Even if this Court is permitted to consider whether Mr. Burnett can meet the exacting standards of Hazel-Atlas and its progeny, however, the initial question is whether this Court has jurisdiction to consider the merits of Mr. Burnett’s motion. Unfortunately, the Third Circuit Court of Appeals has yet to issue a precedential opinion on whether a post-conviction motion for relief from judgment under Hazel-Atlas should be treated as a § 2255 motion. Indeed, as noted by another court in this District, the Third Circuit Court of Appeals’ analysis of this issue in non-precedential “has run the gamut.” See United States v. Rodriguez, Criminal Action No. 98-362-12, 2012 WL 162297, at *5 (E.D. Pa. Jan. 18, 2012) (discussing non-precedential Third Circuit opinions that range from classifying a Hazel-Atlas motion as distinct from a § 2255 motion to suggesting that Hazel-Atlas motions are equivalent to § 2255 motions). This question is crucial here – if the Hazel-Atlas motion (or “independent action, ” as Mr. Burnett alternatively calls it) is treated like a § 2255 motion, it is a second or successive petition, and Mr. Burnett must procure a certificate of appealability from the Third Circuit Court of Appeals before this Court can consider the merits. If it is not, the Court may consider the merits now, including whether Mr. Burnett waived a challenge like the one he attempts to mount when he accepted his plea agreement.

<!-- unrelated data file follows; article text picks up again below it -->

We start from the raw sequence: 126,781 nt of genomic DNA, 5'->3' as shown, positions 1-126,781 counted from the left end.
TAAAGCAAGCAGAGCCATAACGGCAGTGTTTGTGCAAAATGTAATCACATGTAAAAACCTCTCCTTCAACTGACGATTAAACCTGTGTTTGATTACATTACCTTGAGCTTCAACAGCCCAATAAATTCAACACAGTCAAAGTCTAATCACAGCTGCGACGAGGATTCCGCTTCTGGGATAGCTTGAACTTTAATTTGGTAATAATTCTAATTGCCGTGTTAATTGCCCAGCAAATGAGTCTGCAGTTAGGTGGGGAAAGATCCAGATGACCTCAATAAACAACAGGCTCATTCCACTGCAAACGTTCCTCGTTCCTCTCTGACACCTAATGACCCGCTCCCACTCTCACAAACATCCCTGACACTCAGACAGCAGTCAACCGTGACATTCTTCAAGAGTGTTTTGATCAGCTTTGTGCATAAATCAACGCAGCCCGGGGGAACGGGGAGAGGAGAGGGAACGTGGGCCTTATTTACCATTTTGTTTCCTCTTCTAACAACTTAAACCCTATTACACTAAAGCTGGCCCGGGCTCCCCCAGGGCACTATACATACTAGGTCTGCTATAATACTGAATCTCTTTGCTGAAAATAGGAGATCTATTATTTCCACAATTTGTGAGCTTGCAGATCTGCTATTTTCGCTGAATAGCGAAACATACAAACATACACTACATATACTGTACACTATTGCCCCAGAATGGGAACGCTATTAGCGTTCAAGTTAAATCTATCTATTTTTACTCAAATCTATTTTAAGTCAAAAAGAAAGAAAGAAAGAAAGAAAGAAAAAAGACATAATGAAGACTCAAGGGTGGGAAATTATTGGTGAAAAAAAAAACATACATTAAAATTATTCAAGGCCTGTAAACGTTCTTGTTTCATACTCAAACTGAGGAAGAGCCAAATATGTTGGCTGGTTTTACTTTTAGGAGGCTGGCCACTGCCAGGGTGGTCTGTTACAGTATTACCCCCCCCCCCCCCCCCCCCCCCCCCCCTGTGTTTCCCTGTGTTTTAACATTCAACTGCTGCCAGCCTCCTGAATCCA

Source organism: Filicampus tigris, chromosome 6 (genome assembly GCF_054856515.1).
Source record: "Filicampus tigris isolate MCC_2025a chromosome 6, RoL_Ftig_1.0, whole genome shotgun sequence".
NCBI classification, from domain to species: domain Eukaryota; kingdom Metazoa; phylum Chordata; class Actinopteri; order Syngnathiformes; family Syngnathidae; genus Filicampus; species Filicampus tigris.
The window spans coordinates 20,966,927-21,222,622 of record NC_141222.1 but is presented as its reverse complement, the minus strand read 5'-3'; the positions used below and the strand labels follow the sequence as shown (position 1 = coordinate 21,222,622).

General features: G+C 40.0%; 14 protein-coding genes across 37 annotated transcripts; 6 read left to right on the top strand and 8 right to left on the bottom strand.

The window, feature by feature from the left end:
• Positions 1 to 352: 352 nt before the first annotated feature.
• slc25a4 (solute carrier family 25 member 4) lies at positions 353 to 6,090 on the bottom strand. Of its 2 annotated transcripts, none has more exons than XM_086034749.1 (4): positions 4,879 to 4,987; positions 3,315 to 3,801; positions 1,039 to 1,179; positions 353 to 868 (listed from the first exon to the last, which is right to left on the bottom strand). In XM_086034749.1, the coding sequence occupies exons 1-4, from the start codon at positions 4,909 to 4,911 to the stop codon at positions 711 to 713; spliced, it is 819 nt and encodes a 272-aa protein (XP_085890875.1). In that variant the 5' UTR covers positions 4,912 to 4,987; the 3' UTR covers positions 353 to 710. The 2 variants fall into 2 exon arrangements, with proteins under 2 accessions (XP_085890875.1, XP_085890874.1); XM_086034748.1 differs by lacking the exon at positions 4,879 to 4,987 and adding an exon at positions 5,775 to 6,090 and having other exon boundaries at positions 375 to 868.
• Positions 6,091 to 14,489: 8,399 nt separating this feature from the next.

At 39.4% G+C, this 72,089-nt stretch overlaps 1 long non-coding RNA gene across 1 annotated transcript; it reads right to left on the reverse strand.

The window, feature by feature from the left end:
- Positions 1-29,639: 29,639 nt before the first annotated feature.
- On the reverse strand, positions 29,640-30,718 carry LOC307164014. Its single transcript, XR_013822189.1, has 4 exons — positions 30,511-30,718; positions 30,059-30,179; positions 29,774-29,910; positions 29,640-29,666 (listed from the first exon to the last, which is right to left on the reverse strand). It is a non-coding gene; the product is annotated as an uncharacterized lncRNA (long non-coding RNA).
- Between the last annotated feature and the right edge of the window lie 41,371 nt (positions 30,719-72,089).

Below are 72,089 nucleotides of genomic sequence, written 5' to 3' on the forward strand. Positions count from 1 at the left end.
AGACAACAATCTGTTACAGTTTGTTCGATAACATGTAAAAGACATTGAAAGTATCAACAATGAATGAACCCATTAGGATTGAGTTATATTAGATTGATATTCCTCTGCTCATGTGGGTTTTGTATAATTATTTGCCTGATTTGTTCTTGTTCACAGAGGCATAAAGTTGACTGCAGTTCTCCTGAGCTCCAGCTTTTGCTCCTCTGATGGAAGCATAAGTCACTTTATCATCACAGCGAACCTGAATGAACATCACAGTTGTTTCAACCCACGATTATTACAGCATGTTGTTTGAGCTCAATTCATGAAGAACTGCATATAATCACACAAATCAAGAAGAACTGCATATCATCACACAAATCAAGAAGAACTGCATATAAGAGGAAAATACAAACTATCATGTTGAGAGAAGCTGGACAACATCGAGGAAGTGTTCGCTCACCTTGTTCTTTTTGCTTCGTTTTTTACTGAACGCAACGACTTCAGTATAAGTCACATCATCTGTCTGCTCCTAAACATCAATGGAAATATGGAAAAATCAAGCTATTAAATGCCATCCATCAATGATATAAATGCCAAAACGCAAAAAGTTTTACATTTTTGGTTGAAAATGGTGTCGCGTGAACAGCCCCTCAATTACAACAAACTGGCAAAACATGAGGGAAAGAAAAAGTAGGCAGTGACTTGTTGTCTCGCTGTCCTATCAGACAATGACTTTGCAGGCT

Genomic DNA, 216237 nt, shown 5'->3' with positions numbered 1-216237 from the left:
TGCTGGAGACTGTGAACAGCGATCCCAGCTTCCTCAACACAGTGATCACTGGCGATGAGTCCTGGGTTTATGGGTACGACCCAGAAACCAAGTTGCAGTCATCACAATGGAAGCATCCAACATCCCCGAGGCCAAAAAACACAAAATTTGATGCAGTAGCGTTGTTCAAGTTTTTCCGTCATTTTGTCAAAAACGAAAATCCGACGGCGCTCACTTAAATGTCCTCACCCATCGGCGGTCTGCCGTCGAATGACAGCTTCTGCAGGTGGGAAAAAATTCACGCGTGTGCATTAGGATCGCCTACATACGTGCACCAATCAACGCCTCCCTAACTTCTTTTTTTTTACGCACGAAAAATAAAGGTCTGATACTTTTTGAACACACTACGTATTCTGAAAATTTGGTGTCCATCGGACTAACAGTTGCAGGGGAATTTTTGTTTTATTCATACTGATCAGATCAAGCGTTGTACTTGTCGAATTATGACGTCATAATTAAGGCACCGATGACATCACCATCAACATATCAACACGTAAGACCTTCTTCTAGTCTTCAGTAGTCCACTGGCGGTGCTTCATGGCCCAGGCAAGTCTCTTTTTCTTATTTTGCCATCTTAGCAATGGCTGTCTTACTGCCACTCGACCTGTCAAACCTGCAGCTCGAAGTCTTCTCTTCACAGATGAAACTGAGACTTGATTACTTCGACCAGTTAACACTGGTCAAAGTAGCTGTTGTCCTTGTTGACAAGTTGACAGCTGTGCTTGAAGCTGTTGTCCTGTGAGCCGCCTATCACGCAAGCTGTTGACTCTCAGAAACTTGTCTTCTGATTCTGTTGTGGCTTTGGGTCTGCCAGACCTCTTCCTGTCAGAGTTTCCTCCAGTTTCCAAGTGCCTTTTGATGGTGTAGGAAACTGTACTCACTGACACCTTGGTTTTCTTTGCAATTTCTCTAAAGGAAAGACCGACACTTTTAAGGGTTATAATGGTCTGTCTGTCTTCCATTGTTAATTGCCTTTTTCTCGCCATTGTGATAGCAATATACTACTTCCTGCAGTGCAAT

Given the confusion created by the conflicting signals sent by the Third Circuit as to how to classify a Hazel-Atlas motion when it may impact a previous criminal proceeding, the Rodriguez court looked to the jurisprudence surrounding Federal Rule of Civil Procedure 60(b) motions, a similar vehicle for attacking a judgment and one with a much more settled body of case law. See Rodriguez, 2012 WL 162297, at *5. First, the Court must determine whether the Rule 60(b) motion attacks the prisoner’s underlying judgment of conviction or sentence, or attacks a prior judgment entered in post-conviction relief proceedings. See Gonzalez v. Crosby, 545 U.S. 524, 530-36 (2005). If it attacks the former, it is treated as a collateral attack on the conviction, and is subject to the limitations of the Antiterrorism and Effective Death Penalty Act (“AEDPA”). Id. at 531; see also Nicholas v. Patrick, Civ. A. 06-1680, 2015 WL 2236674, at *1-2 (E.D. Pa. May 11, 2015) (“The Court must first determine whether petitioner’s Hazel–Atlas Motions are in essence second or successive habeas petitions.”). Making this distinction is particularly appealing in this context, given the Third Circuit Court of Appeals’ clear signal in Washington that Hazel-Atlas motions may not be used to attack ...